In “Sister Fact” (VOL. XXXV, No. 4), Barbara Ferraro and Patricia Hussey recount their struggles with the Vatican in the years following the 1984 Catholic Statement on Pluralism and Abortion. Their conversation with Archbishop Fagiolo, who tells them, “Hold your private position, but together we must present a united front,” offers a crucial insight into the Catholic hierarchy’s approach to sexual and reproductive ethics.
Church leaders have long accepted private beliefs and behaviors that are at odds with “pelvic orthodoxy” while enforcing strict public adherence to official teaching, especially when it concerns antichoice legislation. This duplicity bolsters institutional authority at the expense of Catholic women, and its burdens are unevenly distributed. Women who cannot afford to pay for contraception, travel long distances to reach safe abortion providers or access decent maternal healthcare suffer the most.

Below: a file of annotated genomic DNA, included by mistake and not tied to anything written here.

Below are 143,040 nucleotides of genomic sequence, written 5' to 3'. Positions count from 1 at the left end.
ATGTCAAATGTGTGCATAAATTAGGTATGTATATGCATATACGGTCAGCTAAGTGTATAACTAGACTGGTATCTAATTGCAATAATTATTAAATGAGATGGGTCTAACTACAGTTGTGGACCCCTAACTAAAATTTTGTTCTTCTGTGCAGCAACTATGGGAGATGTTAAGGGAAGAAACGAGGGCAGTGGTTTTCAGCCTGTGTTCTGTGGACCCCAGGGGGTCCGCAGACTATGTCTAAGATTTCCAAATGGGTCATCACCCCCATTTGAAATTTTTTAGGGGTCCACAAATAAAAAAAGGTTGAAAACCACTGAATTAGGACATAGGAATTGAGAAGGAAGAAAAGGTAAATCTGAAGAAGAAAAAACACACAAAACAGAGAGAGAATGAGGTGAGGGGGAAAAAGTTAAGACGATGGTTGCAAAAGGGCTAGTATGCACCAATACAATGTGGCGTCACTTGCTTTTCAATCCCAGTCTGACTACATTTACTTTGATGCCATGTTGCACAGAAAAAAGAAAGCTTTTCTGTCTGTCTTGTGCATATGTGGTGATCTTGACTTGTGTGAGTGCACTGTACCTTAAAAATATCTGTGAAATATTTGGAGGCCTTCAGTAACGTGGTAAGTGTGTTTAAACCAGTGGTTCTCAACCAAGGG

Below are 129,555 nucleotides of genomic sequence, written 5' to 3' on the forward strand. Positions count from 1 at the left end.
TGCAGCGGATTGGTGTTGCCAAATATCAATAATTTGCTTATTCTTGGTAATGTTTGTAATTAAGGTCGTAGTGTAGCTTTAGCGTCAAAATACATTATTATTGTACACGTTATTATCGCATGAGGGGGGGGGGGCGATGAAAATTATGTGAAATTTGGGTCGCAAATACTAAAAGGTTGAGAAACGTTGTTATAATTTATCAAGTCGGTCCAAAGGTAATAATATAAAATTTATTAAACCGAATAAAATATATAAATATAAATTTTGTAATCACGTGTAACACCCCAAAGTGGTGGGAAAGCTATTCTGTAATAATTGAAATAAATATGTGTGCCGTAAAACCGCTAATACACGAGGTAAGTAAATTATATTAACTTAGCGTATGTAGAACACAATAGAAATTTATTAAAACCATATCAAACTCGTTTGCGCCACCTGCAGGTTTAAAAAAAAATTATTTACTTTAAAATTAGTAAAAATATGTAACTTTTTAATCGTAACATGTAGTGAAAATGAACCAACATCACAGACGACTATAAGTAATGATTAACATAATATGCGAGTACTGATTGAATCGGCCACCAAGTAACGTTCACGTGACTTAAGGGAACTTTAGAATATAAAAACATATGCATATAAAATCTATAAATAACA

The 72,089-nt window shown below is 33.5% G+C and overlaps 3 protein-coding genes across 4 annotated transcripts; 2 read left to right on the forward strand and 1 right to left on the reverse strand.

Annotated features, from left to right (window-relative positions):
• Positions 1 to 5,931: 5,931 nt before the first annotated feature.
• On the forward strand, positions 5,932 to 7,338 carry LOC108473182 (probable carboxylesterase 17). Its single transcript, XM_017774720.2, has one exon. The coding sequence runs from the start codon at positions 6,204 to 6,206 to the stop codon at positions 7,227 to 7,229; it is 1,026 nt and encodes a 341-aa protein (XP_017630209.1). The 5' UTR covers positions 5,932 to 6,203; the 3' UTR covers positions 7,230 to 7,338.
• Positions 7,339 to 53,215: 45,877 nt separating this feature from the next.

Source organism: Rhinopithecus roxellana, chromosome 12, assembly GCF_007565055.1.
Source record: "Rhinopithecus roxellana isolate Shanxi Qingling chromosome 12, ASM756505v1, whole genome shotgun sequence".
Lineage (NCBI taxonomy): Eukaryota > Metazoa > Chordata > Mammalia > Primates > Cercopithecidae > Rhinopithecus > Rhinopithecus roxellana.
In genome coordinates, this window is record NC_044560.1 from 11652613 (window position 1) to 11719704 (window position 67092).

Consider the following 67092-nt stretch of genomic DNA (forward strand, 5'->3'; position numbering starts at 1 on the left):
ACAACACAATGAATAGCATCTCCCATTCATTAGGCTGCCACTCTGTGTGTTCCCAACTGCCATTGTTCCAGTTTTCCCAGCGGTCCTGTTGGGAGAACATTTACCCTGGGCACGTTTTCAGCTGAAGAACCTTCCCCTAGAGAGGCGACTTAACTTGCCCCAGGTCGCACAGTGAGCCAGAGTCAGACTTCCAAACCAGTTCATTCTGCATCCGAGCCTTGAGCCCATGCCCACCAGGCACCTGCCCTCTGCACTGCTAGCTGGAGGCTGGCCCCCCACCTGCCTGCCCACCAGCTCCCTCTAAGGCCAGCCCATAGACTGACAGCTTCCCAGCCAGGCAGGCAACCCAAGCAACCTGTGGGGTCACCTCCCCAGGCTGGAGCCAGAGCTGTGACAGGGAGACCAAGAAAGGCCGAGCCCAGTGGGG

Rightly, then, Ferraro and Hussey argue for structural change—emphasizing that private, pastoral approaches to sexual and reproductive ethics, while valuable, are not enough.
This point is especially important for progressive Catholics to remember now. Pope Francis’ pastoral warmth has won over many progressives, and his deeply conservative statements about women, sexuality, family and authority have too often been ignored, downplayed or explained away by his more optimistic admirers.
There is a strong temptation to settle for pastoral responses to structural sins, to believe that personal kindness alone can overcome injustice. Thankfully, we have decades of feminist Catholic activism and theological reflection that continue to push us toward a more rigorous, justice-seeking approach.
Yale Divinity School